Weather disasters kill or injure hundreds of Americans each year and cause billions of dollars in economic damage. The risks posed by some types of weather-related disasters will likely increase in a warming world. Scientists have already detected increases in extreme precipitation events and heat waves in the United States, and the Intergovernmental Panel on Climate Change recently concluded that global warming will likely lead to further changes in weather extremes.
Our dependence on oil and coal-fired power plants has broad detrimental impacts on our health and our environment. Power plants represent America’s single biggest source of air pollution, affecting our waterways, destroying ecosystems, and polluting the air we breathe. Pollution from coal-fired power plants in particular contributes to four of the five leading causes of mortality in the United States: heart disease, cancer, stroke, and chronic respiratory diseases.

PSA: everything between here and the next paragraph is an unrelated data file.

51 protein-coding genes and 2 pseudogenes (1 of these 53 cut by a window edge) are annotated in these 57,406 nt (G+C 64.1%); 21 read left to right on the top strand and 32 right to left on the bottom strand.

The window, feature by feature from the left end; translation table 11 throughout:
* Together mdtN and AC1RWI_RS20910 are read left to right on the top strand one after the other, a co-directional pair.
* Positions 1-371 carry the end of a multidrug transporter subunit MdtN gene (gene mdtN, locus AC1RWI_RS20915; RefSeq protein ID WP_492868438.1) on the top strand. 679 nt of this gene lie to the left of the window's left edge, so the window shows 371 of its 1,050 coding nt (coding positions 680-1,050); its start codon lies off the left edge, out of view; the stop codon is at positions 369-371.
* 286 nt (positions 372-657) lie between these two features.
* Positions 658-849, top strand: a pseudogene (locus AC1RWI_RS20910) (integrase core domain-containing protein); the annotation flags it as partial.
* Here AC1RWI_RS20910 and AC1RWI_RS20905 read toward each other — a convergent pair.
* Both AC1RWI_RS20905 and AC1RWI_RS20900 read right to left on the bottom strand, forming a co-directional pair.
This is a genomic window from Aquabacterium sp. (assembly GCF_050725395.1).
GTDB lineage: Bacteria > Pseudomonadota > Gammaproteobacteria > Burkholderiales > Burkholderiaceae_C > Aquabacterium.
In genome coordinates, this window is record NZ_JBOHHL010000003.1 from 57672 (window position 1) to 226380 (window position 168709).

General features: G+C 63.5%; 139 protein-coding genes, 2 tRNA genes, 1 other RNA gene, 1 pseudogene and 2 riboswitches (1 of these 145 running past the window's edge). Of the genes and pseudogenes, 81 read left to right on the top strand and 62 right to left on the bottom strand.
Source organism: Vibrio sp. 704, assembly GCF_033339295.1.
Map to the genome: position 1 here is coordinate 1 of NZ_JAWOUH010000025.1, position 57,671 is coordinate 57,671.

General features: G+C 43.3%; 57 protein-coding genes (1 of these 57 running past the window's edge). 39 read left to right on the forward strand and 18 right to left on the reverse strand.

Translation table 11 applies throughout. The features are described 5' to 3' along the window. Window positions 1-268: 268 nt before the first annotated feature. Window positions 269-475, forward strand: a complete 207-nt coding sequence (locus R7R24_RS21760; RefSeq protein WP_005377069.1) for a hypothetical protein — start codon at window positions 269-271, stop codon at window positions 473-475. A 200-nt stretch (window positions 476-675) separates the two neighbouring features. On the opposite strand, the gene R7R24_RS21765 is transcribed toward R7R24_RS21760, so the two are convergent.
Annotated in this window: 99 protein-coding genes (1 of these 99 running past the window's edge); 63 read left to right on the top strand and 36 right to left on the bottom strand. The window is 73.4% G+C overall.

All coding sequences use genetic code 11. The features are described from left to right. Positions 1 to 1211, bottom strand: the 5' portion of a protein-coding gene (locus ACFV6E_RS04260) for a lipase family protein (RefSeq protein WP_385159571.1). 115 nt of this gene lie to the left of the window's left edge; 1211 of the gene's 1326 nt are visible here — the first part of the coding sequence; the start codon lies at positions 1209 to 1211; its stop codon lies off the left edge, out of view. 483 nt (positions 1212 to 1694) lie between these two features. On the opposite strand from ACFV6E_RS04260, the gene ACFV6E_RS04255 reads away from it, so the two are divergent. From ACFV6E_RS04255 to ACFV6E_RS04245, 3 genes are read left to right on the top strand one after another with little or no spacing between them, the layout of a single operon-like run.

Stretching from pristine coastlines to towering peaks, from the historic sites where our nation was forged to preserves of American culture, America’s national parks protect the country’s most valuable places. Our national parks have been called America’s “best idea.”
Over the last five years, science has continued to make progress in exploring the connections between global warming and extreme weather. This report reviews recent trends in several types of extreme weather, the impacts caused by notable events that have occurred since 2005, and the most recent scientific projections of future changes in extreme weather.
America’s reliance on fossil fuels—oil, coal, and natural gas—for energy creates a host of problems, including air and water pollution, global warming pollution, high and unpredictable bills for consumers and businesses, and the need to import oil from unstable parts of the world. Moving to clean energy—such as solar and wind power, more efficient homes, and plug-in cars—will cut pollution, help rebuild our economy, and reduce America’s dependence on oil.